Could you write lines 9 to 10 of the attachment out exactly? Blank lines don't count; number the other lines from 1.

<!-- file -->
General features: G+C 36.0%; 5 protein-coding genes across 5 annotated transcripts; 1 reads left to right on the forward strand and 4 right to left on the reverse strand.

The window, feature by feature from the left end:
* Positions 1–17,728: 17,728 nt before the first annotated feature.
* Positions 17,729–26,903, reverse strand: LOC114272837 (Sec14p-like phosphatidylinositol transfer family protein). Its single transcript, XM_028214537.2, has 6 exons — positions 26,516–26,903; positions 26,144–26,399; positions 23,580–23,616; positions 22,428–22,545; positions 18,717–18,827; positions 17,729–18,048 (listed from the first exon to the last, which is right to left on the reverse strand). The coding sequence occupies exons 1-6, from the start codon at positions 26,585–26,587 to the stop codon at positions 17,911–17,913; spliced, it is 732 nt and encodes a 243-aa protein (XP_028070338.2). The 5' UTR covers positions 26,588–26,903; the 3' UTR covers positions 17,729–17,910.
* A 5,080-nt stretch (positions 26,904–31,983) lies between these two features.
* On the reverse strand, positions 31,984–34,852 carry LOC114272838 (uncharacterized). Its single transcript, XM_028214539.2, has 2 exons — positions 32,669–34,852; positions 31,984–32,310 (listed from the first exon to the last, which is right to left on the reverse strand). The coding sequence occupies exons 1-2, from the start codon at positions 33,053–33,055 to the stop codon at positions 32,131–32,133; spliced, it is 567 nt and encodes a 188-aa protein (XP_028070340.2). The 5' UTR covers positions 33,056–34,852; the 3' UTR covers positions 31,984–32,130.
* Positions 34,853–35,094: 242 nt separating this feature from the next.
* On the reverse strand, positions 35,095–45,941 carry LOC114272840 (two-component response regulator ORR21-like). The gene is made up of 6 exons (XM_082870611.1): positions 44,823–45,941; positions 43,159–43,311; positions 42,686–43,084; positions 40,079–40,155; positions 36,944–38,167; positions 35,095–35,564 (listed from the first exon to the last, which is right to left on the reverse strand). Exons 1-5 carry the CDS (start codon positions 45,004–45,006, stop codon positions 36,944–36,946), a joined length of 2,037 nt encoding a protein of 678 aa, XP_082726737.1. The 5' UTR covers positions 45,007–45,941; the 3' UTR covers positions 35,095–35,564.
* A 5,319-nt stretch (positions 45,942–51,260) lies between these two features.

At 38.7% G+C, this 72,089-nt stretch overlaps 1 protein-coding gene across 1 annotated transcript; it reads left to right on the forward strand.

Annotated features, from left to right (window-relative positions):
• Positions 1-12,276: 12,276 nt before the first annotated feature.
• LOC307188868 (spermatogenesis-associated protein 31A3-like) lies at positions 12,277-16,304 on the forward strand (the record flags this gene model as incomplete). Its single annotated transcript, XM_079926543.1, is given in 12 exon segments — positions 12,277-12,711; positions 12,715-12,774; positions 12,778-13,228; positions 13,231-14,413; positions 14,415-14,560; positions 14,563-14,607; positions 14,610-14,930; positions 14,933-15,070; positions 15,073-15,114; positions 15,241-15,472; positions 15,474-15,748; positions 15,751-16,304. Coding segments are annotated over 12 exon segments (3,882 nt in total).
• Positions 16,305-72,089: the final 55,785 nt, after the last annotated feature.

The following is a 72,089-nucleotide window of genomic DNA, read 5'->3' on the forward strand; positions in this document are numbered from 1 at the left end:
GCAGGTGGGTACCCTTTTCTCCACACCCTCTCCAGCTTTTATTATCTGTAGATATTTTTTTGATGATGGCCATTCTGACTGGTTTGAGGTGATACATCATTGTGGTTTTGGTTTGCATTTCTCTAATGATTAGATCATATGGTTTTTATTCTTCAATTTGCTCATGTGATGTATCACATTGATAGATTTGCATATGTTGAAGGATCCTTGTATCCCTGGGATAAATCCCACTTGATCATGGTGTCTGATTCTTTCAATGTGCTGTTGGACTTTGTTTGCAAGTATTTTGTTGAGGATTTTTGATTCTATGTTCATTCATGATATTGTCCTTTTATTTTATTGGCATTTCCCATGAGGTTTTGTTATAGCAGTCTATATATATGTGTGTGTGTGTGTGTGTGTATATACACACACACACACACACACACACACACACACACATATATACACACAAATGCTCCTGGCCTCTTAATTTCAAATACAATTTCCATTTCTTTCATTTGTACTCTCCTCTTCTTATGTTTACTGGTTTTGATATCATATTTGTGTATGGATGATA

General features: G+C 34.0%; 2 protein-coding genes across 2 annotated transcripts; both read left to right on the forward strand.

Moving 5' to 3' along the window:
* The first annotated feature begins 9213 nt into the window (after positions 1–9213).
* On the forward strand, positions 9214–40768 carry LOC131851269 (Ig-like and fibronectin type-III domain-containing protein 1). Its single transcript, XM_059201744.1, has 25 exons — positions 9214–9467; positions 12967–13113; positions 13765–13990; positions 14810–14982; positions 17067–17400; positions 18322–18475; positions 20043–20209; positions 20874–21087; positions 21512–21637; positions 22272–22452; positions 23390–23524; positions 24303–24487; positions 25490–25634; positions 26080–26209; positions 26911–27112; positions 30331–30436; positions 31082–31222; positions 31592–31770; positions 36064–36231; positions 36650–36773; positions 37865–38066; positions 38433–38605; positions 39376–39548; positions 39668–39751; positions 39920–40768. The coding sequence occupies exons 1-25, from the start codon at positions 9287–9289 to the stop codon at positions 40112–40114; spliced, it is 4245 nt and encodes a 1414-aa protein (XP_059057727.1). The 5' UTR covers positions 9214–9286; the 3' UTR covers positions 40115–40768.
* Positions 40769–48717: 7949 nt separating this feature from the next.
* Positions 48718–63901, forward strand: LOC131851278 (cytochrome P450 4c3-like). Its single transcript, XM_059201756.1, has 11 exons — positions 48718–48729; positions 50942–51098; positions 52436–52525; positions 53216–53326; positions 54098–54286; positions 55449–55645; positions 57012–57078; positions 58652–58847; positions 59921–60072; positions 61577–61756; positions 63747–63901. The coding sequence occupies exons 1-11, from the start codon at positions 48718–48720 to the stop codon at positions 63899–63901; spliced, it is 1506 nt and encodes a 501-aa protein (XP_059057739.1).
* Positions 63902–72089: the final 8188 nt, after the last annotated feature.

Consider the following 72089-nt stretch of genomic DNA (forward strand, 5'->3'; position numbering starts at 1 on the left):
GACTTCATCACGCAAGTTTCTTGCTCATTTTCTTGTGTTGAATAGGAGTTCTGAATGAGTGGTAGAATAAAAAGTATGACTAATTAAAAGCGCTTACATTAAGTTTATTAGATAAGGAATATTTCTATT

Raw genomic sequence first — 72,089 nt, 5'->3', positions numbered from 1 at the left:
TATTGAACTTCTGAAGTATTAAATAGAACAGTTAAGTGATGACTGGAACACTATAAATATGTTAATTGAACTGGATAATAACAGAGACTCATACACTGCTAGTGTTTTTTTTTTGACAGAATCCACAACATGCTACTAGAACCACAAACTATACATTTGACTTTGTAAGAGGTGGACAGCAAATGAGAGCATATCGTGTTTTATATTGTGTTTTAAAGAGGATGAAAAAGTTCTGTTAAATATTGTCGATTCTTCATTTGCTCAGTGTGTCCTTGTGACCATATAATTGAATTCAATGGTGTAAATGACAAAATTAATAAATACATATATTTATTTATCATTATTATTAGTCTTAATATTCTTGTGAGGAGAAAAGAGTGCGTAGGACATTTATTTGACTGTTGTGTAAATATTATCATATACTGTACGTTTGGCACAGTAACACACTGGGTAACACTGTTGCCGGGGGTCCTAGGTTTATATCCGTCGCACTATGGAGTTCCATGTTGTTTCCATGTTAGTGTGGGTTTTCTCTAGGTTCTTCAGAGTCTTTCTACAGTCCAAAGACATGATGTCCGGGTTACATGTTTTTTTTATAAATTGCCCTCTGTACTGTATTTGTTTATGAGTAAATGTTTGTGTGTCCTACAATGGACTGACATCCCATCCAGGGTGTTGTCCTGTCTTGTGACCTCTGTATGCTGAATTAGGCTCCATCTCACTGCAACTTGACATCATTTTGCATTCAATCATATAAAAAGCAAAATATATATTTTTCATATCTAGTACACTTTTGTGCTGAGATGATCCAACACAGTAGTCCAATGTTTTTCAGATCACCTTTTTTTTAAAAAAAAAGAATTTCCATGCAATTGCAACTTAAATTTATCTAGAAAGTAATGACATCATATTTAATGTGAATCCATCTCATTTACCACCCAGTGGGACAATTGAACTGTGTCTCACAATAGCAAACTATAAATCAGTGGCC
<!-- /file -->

* A 5,319-nt stretch (positions 45,942–51,260) lies between these two features.

At 38.7% G+C, this 72,089-nt stretch overlaps 1 protein-coding gene across 1 annotated transcript; it reads left to right on the forward strand.